Local Missionaries in Laos
One of the few remaining one-party communist states, the landlocked country of Laos is bordered by Myanmar, Cambodia, China, Thailand, and Vietnam. About twice the size of Pennsylvania, Laos has one of the lowest population densities in Southeast Asia but one of the fasted-growing economies in Asia. Though the infrastructure is underdeveloped throughout the country, which is mainly covered in mountains and forests, private enterprise is allowed. Laos is a source country for trafficking and a producer of opium.
The Lao majority comprises more than half of the population. The second-largest ethnic group in Laos is the Khmu people, among whom the Christian population is rapidly growing. Around 60% of the population is Buddhist with another 32% practicing ethnic religions.
Christians face much persecution from their Buddhist families and communities and from communist authorities, as Christianity is viewed as a threat to be exterminated. Believers worship in underground house churches, which are considered illegal. It is not uncommon for these house churches to be destroyed or for Christians to be kicked out of their own villages, attacked, or arrested.
In a country where rice is already in short supply due to drought in some areas and flooding in others, those who follow Christ are even more threatened as officials withhold rations from those who have left the ancestral gods for Christ. At the same time, villagers refuse to sell staple items to Christians.
“The authorities’ tactics and strategy are to block and oppress Christians in every way to make them discouraged with no way to go,” reported the leader of an indigenous ministry. Not only are Christians denied crucial aid in times of hardship, they are also refused simple dignities like burying their dead in their own village. The leader provided the example of a Christian family whom authorities are pressuring to exhume the body of one of their relatives buried in the village cemetery.
Christians in Laos began facing heightened persecution after the implementation of Decree 315 in 2016, which added numerous restrictions on Christian activity. Laotian Christians are prohibited from meeting together unless they do so inside of a registered church with a registered minister. To curtail the spread of the gospel, the decree also bans Christians from visiting another province without permission from both their provincial leader and the leader of the other province—a feat that is nearly impossible in an area where Christians are considered a problem to be eradicated.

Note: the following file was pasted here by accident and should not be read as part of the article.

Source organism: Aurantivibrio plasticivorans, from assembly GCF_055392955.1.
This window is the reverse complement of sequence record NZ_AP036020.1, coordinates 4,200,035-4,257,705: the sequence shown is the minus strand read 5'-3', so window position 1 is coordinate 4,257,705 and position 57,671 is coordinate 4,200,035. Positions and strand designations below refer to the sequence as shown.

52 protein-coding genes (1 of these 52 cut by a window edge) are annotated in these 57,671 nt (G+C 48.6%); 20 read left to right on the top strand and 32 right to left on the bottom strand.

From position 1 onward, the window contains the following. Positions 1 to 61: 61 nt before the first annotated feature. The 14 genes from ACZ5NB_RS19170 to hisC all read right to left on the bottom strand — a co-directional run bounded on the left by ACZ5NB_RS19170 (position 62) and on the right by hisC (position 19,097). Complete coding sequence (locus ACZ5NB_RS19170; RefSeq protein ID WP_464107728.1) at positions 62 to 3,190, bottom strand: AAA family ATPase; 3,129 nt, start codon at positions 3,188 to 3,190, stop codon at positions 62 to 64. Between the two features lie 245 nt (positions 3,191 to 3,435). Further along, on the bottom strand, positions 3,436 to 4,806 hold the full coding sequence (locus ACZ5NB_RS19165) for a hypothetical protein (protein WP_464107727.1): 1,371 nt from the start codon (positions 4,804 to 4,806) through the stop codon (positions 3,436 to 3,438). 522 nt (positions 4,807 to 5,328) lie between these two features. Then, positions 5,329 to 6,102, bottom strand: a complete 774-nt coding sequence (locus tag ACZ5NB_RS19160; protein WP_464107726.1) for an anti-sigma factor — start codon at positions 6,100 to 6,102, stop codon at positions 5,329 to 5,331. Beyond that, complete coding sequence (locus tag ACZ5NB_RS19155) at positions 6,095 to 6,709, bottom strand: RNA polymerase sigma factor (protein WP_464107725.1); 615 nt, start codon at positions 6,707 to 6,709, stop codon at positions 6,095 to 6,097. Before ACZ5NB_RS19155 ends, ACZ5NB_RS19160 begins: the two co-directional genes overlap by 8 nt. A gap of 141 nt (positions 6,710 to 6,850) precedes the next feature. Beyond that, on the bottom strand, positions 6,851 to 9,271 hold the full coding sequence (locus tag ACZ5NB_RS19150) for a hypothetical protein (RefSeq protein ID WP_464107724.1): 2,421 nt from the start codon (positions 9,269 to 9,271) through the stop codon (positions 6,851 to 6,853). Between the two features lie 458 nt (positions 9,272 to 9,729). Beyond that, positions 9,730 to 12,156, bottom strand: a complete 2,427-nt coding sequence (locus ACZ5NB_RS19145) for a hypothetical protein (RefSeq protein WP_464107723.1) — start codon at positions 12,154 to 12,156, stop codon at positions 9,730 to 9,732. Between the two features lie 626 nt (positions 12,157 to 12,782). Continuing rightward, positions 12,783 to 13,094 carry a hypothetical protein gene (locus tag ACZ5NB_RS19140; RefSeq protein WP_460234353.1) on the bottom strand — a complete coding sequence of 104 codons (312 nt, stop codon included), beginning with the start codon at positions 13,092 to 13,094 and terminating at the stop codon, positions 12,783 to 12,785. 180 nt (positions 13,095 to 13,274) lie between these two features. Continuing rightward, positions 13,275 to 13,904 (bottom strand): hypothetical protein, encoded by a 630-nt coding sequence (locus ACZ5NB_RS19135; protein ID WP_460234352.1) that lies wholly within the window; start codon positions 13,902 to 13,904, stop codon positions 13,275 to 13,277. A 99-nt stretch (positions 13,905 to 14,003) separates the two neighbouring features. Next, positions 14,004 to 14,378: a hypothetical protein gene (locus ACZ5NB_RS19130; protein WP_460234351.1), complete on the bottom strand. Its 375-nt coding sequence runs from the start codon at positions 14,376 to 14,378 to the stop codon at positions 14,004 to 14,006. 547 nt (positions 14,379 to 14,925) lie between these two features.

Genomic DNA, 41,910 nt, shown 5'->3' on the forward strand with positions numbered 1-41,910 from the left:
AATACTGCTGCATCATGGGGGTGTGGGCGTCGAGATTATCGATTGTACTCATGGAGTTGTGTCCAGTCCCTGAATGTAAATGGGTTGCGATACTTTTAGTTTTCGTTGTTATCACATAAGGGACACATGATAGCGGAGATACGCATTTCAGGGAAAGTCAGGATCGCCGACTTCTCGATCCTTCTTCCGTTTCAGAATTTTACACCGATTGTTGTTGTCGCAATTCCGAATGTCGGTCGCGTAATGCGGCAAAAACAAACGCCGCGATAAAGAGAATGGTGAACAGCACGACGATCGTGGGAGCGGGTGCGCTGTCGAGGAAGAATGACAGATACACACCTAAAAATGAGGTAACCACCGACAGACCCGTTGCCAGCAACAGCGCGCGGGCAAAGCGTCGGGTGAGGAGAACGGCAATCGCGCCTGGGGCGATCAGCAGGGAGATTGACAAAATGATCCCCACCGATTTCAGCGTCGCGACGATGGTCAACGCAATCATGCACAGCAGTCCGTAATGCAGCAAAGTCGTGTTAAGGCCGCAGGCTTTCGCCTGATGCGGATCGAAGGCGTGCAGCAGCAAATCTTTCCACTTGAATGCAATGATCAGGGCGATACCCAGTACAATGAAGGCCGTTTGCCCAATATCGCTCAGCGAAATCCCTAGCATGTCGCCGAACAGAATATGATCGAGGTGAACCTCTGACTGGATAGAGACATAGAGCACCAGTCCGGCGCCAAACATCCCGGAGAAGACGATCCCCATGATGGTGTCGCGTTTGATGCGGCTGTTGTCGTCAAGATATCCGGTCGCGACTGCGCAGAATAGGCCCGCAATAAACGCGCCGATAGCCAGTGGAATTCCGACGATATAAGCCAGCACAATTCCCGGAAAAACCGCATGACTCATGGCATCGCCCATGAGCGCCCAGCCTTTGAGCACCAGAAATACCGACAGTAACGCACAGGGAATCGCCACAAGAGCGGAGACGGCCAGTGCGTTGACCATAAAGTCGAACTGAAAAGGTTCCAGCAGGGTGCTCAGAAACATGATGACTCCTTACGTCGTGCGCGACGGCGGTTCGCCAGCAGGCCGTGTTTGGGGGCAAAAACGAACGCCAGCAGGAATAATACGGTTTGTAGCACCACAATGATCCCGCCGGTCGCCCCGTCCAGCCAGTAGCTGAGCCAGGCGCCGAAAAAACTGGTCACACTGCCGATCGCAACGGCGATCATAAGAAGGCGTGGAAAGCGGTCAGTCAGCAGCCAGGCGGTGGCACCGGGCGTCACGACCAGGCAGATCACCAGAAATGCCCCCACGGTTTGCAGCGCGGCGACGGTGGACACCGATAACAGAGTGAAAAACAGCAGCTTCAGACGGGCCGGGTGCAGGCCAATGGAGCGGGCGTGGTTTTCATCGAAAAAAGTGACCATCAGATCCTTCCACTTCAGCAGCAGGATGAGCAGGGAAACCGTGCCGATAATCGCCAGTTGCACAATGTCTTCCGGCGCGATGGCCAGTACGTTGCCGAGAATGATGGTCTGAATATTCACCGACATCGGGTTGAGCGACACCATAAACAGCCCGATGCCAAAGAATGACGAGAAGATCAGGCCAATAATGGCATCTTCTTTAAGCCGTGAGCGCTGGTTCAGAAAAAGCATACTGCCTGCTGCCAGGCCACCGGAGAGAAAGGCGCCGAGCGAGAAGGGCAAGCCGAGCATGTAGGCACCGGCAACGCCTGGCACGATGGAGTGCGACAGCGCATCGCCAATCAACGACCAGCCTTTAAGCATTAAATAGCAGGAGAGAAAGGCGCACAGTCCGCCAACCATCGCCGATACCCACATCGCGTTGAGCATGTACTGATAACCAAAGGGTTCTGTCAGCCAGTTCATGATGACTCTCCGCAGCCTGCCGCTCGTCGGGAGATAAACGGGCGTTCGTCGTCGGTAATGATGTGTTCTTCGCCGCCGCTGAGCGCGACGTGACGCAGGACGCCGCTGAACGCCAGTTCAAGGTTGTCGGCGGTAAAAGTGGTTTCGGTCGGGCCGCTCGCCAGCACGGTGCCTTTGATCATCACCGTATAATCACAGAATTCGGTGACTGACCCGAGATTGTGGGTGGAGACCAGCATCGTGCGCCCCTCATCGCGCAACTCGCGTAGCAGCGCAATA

An indigenous ministry that helps to oversee, disciple, and train the over 70,000 Khmu believers in Laos requests assistance for their training programs, Facebook live program that draws hundreds of thousands of viewers, support for persecuted believers, and financial assistance for their ministry workers.
How to Pray for
- Pray for the many unreached ethnic groups in Laos, that God would send workers to tell them about the Lord Jesus, and that many would accept the gospel.
- Pray for the growing number of Christians in Laos, that God would strengthen them to stand firm despite rejection and persecution from friends, family, and neighbors.
- Pray for provision for believers who are denied crucial aid in times of hardship and for ministry workers laboring daily to share the gospel in difficult conditions.
More stories from Laos
Native Christian workers planted 26 churches over a six-month period in two ways: They led people to Christ at seminars that families from different areas attended, with those people going back to their villages to worship in their homes, while other churches began as ministry teams brought the gospel to various districts.
A 28-year-old woman wondered if she had offended local spirits or failed to sacrifice enough to them, as neither they nor doctors had healed her of an illness. A native Christian worker visiting her village told her that Christ had the power to heal her, and she invited Him into her life. She obtained relief after workers prayed for her, her health much improved over time and she stopped fearing spirits.
A pastor in Laos recently went to an area heavily influenced by “old school” soldiers in the communist country who strongly detested Christianity, the leader of a native ministry said. “The pastor took the risk to evangelize in this area and led 20 people to the Lord,” the leader said. “The village authorities were shocked, and the police came to drive the pastor away – with the threat to arrest him, if he returned.” The pastor told the ministry leader and others at a conference that he was not frightened by the threats.
In spite of persecution and other hardships, godly and faithful leaders have helped a native ministry to grow God’s kingdom exponentially. Workers have led more than 30,000 people to Christ and planted more than 250 churches since the ministry began 26 years ago.
A stagnant house church increased from seven families to 22 families after native Christian workers gave members 10 radios for sharing electronically loaded gospel messages. “They love it very much and listen to it every day, even when going to rice fields to work,” the ministry leader said.
After three years of COVID-19 pausing a native ministry from holding seminars, local Christian workers were overjoyed to resume the meetings with 60 pastors and other leaders to advise and encourage them. At another seminar where 106 attended, 46 had been persecuted, including one who was imprisoned for traveling to unreached people.